Wake up, Mr. Jager
Sir, - Elliot Jager's "It's not about the race, Ehud" (May 17) was well done. Unfortunately, he must not have listened carefully to our new prime minister's wish for disengagement - that it be now, and not later.
What you say is very true, Mr. Jager, and I do agree with you about all the problems that lie ahead; but I don't have any sympathy for you.
There is an old saying: "You've made your bed, now lie in it."
Sir, - Elliot Jager refers to Israel's occupation as "so-called." If Israel's presence in Judea and Samaria is not an occupation, then the only logical definition of its presence there is that the area is part of Israel. If one holds to this interpretation, Israel, being a democracy, would have to apply universal suffrage to all who live there, which would herald the demographic death knell of the Jewish state.
Mr. Jager argues that convergence has sobering security ramifications and implies that the presence of settlements in some manner prevents terrorist attacks on Israel proper. On the contrary, while convergence implies a civilian and political withdrawal from a large part of the territories, it does not for one minute rule out military intervention in the territories as a response to terrorism.
Ehud Olmert has not promised to eradicate terror but to ensure de-facto borders with a solid Jewish majority - this is the core idea behind unilateralism.
Finally, a negotiated settlement with the Palestinians may well render us far less than a unilateral withdrawal would. Not only would Israel have to give up more land, it would sign an agreement knowing full well that its terms would not be adhered to by the Palestinians. Oslo demonstrated this only too well.
Begging with menaces
Sir, - The kleptocratic, corrupt governing Palestinian Authority, unable or unwilling to support its own bloated bureaucracy, is dependent on handouts from European and American donors.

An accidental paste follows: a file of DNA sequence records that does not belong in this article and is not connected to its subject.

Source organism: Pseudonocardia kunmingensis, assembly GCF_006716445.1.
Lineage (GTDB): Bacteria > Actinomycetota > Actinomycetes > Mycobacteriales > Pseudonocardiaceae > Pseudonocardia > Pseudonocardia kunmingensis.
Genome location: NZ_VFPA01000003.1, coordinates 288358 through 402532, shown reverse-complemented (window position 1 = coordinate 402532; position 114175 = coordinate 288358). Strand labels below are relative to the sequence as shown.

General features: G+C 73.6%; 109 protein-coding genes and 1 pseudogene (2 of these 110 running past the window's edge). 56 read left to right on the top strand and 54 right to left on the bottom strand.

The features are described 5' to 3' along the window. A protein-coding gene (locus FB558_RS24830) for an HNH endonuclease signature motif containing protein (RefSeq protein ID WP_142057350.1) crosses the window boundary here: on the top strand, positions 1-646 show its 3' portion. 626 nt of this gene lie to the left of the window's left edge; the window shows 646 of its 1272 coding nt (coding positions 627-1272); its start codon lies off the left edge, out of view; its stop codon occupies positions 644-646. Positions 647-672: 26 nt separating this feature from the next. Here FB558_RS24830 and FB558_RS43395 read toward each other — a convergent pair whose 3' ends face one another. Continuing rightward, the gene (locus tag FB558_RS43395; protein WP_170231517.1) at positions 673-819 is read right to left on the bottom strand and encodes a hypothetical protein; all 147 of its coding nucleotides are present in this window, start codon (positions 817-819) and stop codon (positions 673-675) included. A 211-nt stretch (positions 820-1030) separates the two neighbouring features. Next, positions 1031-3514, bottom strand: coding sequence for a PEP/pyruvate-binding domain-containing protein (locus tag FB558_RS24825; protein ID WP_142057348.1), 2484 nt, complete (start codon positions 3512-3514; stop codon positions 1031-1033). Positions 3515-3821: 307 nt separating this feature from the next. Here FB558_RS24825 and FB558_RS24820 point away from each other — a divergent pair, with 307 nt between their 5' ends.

Now a terrorist group affiliated with the mainstream Fatah organization has the effrontery to demand charity as a right - otherwise it will harm the donor countries' citizens and commercial interests ("Aksa Martyrs Brigades threatens to strike at US, Europe if PA sanctions upheld," May 16).
What unmitigated gall! This is begging with menaces.
Sir, - Your article on the funeral of Daniel Wultz, in which you noted the moment of silence before the tip-off of Game 5 of the NBA's Miami-New Jersey playoff series, caused me to pause to reflect, and ask: When was the last time any Israeli sporting game was stopped for a moment of reflection on our terrorist victims? ("Daniel Wultz laid to rest in Florida," On-Line Edition, May 17).
Be not deceived
Sir, - One can only hope that the public will not be deceived by the latest spin of the Kadima and Labor spin doctors, namely the spats between our premier and his defense minister ("Olmert-Peretz spat intensifies," May 15).
These reports serve the PM by making it appear that he is still somewhat of a Betarnik, and they serve Peretz by making it appear that he is standing up for his dovish ideals. The Americans and especially President Bush are also impressed that Ehud Olmert has a not-so-stable coalition and has to placate his main partner, Amir Peretz, in order to survive.
Thus does Olmert hope to obtain President Bush's agreement for his "convergence" plan.